Since we can’t really get our foodie fix locally by visiting restaurants, we’ve upped our in-house culinary game. Throughout most of our time at home this winter and spring we tried to experiment with at least one new recipe each week. Winter is the perfect time to crank up the oven, and we are suckers for fresh scratch-made bread. We loved everything I made from Flavored Breads: Recipes from Mark Miller’s Coyote Cafe, an oldie-but-goodie cookbook featuring savory breads with interesting grains. Faves included the herbed focaccia and a green chili whole wheat bread that was spicier than bread has any business being. For holidays I made Croatian povitica (walnut filled bread) to keep up a family tradition. I also used recipes from family to make my first attempt at Italian pignoli cookies, which are insanely delicious and also gluten-free (though sadly far from calorie free). To make up for lack of local commercial sources, we worked on several new-to-us Asian recipes like home-made egg drop soup and Vietnamese noodle salad. Nothing can ever be as good as authentic Chinese take-out, but we’re making a valiant effort.


Art Stuff

We love art and we love to support art. So we made sure to schedule some visits to our favorite gallery in Apalachicola (Live Oak) and to attend some of the events comprising the Forgotten Coast En Plein Air Festival. We also enjoyed a lovely reception at the opening of a new art exhibit at the ANERR nature center focused on the intersection of art and science. Local artist Beth Appleton makes incredibly intricate 3-D pieces from cut paper, and her latest works are inspired by microscopic plant and animal life present in our local waters.

I have barely touched my “big” camera since we returned home last fall, but seeing all this art around us inspired me to plan one local photo shoot to capture the Milky Way during a new moon. By “local” I mean that I walked to the end of our driveway to get shots like the one at the top of the post (our pine trees illuminated by our neighbor’s porch light).


Family Stuff

Over the winter we hosted Ken’s cousin and his high-school-age son for a brief visit. They stopped by our area after making a college visit to Florida State University in Tallahassee, and I failed to take a single picture. We also had an unexpected chance to see family in May when Ken’s elderly aunt passed away. While the occasion was sad, it was lovely to reconnect with relatives at the funeral, most of whom we had not seen in years. Coincidentally, earlier this year I reignited my dormant interest in family history research; a friend here is encouraging me to join the local DAR chapter (I qualify). Not surprisingly, the passage of 20 technology-intensive years since my family’s last big research effort means that thousands of new primary resources are available online. I had already made a lot of progress on piecing together Ken’s family history (despite impenetrable Polish and Croatian spelling) when we made our unexpected funeral trip to Connecticut, and you can be sure I spent the weekend interrogating relatives to glean any information I could. Staying at a hotel located next to the cemetery also provided a handy research opportunity as well as a quiet night’s sleep.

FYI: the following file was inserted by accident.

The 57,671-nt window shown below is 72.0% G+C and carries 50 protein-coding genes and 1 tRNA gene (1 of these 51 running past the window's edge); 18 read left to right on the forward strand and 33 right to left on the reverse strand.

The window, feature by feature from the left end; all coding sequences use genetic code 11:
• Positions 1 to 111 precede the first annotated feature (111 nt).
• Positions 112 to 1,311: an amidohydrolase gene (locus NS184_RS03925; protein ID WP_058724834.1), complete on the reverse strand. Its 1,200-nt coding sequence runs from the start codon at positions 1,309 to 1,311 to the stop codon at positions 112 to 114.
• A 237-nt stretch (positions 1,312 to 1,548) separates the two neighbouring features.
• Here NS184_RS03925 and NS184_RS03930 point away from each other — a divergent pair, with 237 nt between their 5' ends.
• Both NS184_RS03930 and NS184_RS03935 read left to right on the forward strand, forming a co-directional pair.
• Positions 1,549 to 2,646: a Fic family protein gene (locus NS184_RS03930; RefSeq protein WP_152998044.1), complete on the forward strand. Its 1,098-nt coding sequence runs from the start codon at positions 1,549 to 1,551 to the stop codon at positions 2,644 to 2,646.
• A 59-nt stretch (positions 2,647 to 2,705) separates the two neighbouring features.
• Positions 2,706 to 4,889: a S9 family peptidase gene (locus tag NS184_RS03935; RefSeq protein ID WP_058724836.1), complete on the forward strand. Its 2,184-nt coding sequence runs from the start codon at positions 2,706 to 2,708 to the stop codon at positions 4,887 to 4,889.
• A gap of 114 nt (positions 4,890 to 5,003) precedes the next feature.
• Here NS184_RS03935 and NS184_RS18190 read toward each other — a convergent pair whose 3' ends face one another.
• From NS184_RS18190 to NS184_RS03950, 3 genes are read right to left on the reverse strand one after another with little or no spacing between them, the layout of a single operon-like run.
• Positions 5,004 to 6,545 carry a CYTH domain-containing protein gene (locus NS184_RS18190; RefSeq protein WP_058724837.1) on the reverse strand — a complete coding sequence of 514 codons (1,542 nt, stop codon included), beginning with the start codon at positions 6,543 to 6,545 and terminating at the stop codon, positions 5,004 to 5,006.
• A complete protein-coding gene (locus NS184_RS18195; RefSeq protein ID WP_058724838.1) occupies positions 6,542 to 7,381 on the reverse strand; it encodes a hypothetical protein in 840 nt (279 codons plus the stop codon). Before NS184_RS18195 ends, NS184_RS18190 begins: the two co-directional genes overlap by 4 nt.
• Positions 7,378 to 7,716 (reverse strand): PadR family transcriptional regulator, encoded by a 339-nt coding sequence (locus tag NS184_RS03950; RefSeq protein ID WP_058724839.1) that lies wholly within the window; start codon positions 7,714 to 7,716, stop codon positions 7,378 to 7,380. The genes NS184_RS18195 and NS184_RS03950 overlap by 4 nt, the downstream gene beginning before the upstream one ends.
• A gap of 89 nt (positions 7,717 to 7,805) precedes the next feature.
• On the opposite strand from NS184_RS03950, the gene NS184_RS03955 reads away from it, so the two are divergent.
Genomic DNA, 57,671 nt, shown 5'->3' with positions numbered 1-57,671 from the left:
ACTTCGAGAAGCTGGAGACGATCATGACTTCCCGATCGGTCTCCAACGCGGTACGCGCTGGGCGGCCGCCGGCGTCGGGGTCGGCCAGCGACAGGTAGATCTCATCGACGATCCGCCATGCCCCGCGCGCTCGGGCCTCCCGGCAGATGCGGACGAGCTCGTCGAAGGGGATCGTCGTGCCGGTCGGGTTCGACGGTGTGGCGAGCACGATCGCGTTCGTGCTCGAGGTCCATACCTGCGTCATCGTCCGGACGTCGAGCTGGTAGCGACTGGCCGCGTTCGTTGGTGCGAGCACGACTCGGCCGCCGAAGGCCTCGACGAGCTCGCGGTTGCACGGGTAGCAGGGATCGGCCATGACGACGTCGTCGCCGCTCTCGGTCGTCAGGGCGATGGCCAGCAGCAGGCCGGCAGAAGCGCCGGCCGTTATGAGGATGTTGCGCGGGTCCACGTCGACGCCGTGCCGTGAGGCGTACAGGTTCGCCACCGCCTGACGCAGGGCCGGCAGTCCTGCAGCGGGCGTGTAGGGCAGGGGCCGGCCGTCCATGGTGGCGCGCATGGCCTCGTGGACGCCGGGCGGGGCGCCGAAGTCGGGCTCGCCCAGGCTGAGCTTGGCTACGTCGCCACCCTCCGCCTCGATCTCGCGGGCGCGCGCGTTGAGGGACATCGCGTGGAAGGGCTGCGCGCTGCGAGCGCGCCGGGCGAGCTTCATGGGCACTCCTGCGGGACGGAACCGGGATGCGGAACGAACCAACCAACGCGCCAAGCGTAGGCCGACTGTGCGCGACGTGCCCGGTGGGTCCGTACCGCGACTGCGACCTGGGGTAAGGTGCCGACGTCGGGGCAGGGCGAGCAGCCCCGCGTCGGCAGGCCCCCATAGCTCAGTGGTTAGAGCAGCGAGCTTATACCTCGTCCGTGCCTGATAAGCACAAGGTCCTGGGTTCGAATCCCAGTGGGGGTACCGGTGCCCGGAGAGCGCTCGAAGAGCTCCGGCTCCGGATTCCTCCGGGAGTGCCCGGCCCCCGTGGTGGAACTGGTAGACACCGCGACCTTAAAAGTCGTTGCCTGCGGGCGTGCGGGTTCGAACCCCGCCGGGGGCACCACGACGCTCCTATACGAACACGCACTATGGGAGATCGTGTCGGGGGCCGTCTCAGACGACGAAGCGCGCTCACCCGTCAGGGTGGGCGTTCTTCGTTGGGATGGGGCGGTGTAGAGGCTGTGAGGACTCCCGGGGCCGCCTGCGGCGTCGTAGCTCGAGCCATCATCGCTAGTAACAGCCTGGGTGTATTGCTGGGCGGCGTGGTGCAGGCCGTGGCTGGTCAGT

And that concludes the blog version of a Christmas card letter. So what are we doing this summer?

Summer Plans

When we wrapped up our travels last summer, I just wasn’t feeling ready to plan another big summer RV adventure. I expected to be busy supervising fence and deck contractors this winter (you know how that turned out), and last summer we became firmly convinced that a huge truck and trailer rig is not the ideal way to travel in populated areas. Our relatively long stay at home made us interested in considering shorter quarterly trips instead of just a single months-long summer trek. Our long weekend visit to St. Augustine in January was an early test of this concept. We also realize that towing the trailer to a destination necessarily adds a lot of time to any trip, and of course hauling the trailer isn’t really an option if we want to visit Europe or Hawaii or New Zealand. So this summer we are embarking on a new type of summer adventure via AirBnB rental to dip our toes into this alternative form of travel. We are keeping it as simple as possible, with two monthly rentals in two different locations in North Carolina. We are hoping that a month near Asheville will provide us with the mountain hiking experience we’ve been missing in flat flat Florida, while a month in the moderately-sized city of Winston-Salem will give us ample time to enjoy the museums, sporting events, restaurants, breweries, and arts events that city life offers.